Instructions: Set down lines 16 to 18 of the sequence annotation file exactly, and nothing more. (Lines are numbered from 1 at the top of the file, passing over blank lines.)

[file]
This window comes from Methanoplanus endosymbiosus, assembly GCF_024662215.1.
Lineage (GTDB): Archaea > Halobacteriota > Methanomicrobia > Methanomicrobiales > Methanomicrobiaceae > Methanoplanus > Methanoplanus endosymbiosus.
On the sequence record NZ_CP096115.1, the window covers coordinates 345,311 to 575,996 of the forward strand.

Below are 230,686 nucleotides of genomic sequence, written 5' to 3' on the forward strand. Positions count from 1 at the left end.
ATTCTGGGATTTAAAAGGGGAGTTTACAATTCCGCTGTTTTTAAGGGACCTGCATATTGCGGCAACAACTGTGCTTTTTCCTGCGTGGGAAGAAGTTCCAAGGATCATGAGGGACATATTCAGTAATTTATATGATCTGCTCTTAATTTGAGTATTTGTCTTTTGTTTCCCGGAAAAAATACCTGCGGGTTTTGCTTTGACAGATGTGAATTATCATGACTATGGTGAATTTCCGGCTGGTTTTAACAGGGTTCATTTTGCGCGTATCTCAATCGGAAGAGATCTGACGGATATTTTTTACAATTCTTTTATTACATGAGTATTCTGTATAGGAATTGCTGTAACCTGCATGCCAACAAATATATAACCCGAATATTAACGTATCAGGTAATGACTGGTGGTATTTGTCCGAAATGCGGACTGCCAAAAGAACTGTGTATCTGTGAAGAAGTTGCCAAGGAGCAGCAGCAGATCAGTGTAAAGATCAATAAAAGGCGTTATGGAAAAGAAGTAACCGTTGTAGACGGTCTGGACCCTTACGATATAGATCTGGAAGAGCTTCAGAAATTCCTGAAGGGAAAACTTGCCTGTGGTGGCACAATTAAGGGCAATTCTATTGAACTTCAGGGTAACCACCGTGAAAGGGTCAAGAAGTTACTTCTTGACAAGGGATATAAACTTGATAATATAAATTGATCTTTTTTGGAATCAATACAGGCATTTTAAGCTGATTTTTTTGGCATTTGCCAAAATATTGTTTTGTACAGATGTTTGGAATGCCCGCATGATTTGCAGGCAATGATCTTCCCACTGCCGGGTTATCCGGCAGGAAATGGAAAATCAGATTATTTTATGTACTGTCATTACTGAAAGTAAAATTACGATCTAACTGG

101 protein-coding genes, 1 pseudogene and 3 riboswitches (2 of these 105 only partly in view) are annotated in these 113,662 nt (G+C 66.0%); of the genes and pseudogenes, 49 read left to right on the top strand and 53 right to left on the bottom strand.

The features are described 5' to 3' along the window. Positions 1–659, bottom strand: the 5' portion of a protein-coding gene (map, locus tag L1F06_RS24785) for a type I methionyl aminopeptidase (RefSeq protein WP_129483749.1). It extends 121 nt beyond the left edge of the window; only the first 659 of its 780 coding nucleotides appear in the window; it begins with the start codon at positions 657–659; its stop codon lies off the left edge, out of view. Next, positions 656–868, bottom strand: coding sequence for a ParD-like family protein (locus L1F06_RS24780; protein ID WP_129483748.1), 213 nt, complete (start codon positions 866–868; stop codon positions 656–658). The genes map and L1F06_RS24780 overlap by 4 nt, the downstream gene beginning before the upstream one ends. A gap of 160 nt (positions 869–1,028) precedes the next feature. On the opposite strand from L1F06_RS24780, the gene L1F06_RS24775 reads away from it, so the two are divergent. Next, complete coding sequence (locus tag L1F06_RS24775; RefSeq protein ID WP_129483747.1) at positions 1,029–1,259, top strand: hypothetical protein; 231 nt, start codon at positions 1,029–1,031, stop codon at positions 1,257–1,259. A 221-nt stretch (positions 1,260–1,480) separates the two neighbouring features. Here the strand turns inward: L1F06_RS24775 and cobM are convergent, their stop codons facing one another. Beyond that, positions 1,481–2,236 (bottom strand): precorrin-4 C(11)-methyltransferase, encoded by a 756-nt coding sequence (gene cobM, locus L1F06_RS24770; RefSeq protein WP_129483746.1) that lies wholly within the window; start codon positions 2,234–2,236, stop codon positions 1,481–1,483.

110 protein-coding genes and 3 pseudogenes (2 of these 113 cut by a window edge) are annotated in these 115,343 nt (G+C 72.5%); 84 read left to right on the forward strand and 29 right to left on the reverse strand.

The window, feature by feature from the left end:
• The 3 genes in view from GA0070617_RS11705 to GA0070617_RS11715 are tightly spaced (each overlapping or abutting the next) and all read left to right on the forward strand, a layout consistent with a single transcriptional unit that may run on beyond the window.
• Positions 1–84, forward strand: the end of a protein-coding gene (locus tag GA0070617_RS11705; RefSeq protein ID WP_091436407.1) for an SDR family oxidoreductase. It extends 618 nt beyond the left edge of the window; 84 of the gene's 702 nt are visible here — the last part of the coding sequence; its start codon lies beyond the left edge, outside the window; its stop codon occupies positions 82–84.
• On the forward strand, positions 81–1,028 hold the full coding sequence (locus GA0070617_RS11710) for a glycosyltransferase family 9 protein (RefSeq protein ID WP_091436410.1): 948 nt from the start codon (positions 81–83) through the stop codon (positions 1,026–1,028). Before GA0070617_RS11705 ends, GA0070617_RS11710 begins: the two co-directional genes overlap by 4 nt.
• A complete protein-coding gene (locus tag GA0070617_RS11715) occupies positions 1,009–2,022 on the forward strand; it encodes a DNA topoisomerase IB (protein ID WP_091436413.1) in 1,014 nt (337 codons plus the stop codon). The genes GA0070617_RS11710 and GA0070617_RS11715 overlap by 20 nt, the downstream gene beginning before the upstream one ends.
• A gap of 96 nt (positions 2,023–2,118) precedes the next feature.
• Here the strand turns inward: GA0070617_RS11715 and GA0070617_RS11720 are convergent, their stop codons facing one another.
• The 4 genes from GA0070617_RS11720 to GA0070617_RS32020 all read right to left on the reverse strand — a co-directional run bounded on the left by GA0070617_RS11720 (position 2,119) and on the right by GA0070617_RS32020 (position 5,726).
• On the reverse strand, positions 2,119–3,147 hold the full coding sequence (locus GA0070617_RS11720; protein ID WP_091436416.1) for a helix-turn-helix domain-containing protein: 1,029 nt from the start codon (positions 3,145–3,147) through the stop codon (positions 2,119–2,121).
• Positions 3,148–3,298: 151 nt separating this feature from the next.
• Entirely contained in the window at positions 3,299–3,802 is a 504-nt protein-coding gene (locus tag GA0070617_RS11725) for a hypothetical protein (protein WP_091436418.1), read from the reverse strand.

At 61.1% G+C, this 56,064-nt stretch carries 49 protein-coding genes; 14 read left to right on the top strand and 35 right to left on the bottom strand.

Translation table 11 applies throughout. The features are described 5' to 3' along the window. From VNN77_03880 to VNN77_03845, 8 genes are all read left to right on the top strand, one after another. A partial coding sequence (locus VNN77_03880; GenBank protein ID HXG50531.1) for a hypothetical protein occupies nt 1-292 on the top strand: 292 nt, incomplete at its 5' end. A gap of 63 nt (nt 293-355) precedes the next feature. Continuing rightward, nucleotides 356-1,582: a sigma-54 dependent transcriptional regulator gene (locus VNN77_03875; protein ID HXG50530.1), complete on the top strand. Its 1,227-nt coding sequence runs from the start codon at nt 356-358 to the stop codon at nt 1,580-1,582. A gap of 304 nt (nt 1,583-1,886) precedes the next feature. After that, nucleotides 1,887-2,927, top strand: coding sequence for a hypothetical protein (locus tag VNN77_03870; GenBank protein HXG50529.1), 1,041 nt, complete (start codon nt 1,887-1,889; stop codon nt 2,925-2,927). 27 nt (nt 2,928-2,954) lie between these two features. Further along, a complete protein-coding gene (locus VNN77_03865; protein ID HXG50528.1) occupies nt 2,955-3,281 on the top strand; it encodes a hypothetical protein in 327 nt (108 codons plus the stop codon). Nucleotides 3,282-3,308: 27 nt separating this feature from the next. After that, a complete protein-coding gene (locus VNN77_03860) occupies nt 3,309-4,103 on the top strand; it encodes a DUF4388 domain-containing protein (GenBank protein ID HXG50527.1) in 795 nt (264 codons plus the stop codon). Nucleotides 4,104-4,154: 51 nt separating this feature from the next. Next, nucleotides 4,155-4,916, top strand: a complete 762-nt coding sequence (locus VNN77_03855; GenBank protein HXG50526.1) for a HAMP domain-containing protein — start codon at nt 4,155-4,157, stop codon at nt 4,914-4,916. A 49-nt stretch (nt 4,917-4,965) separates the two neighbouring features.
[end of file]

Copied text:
• The 4 genes from GA0070617_RS11720 to GA0070617_RS32020 all read right to left on the reverse strand — a co-directional run bounded on the left by GA0070617_RS11720 (position 2,119) and on the right by GA0070617_RS32020 (position 5,726).
• On the reverse strand, positions 2,119–3,147 hold the full coding sequence (locus GA0070617_RS11720; protein ID WP_091436416.1) for a helix-turn-helix domain-containing protein: 1,029 nt from the start codon (positions 3,145–3,147) through the stop codon (positions 2,119–2,121).
• Positions 3,148–3,298: 151 nt separating this feature from the next.